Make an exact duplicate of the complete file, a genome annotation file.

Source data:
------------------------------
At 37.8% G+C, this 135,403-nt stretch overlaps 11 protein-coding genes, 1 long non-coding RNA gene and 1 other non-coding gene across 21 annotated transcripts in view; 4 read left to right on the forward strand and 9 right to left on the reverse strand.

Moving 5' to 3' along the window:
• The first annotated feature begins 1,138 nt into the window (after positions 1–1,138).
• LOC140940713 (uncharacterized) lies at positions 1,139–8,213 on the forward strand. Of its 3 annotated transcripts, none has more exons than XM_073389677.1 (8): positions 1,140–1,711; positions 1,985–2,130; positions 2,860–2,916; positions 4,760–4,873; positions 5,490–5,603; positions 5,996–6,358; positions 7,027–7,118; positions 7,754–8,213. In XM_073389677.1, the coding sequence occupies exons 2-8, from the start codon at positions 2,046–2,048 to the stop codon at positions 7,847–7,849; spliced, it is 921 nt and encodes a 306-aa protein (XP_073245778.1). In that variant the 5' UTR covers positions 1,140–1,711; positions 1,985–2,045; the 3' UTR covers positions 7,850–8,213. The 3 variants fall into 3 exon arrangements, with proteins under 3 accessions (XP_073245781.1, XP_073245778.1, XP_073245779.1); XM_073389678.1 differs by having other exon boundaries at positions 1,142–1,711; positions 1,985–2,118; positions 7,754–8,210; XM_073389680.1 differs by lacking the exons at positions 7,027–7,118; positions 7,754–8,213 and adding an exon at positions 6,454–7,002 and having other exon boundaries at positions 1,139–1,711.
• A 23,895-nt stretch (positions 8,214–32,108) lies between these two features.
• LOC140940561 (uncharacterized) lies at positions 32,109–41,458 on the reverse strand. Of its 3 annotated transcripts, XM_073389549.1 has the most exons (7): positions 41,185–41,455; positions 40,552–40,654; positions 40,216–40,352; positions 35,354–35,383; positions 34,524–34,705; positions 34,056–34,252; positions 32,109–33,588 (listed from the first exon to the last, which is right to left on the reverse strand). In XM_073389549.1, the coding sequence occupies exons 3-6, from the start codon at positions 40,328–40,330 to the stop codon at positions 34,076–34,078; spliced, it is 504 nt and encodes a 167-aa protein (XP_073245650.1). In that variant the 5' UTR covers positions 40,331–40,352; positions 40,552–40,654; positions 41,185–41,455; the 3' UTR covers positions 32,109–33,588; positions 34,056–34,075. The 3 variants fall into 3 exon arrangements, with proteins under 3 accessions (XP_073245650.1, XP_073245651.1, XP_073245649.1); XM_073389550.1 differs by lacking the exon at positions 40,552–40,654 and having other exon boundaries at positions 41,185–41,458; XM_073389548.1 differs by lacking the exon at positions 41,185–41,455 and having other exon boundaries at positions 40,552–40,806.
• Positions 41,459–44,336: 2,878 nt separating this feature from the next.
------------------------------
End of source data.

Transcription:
At 37.8% G+C, this 135,403-nt stretch overlaps 11 protein-coding genes, 1 long non-coding RNA gene and 1 other non-coding gene across 21 annotated transcripts in view; 4 read left to right on the forward strand and 9 right to left on the reverse strand.

Moving 5' to 3' along the window:
• The first annotated feature begins 1,138 nt into the window (after positions 1–1,138).
• LOC140940713 (uncharacterized) lies at positions 1,139–8,213 on the forward strand. Of its 3 annotated transcripts, none has more exons than XM_073389677.1 (8): positions 1,140–1,711; positions 1,985–2,130; positions 2,860–2,916; positions 4,760–4,873; positions 5,490–5,603; positions 5,996–6,358; positions 7,027–7,118; positions 7,754–8,213. In XM_073389677.1, the coding sequence occupies exons 2-8, from the start codon at positions 2,046–2,048 to the stop codon at positions 7,847–7,849; spliced, it is 921 nt and encodes a 306-aa protein (XP_073245778.1). In that variant the 5' UTR covers positions 1,140–1,711; positions 1,985–2,045; the 3' UTR covers positions 7,850–8,213. The 3 variants fall into 3 exon arrangements, with proteins under 3 accessions (XP_073245781.1, XP_073245778.1, XP_073245779.1); XM_073389678.1 differs by having other exon boundaries at positions 1,142–1,711; positions 1,985–2,118; positions 7,754–8,210; XM_073389680.1 differs by lacking the exons at positions 7,027–7,118; positions 7,754–8,213 and adding an exon at positions 6,454–7,002 and having other exon boundaries at positions 1,139–1,711.
• A 23,895-nt stretch (positions 8,214–32,108) lies between these two features.
• LOC140940561 (uncharacterized) lies at positions 32,109–41,458 on the reverse strand. Of its 3 annotated transcripts, XM_073389549.1 has the most exons (7): positions 41,185–41,455; positions 40,552–40,654; positions 40,216–40,352; positions 35,354–35,383; positions 34,524–34,705; positions 34,056–34,252; positions 32,109–33,588 (listed from the first exon to the last, which is right to left on the reverse strand). In XM_073389549.1, the coding sequence occupies exons 3-6, from the start codon at positions 40,328–40,330 to the stop codon at positions 34,076–34,078; spliced, it is 504 nt and encodes a 167-aa protein (XP_073245650.1). In that variant the 5' UTR covers positions 40,331–40,352; positions 40,552–40,654; positions 41,185–41,455; the 3' UTR covers positions 32,109–33,588; positions 34,056–34,075. The 3 variants fall into 3 exon arrangements, with proteins under 3 accessions (XP_073245650.1, XP_073245651.1, XP_073245649.1); XM_073389550.1 differs by lacking the exon at positions 40,552–40,654 and having other exon boundaries at positions 41,185–41,458; XM_073389548.1 differs by lacking the exon at positions 41,185–41,455 and having other exon boundaries at positions 40,552–40,806.
• Positions 41,459–44,336: 2,878 nt separating this feature from the next.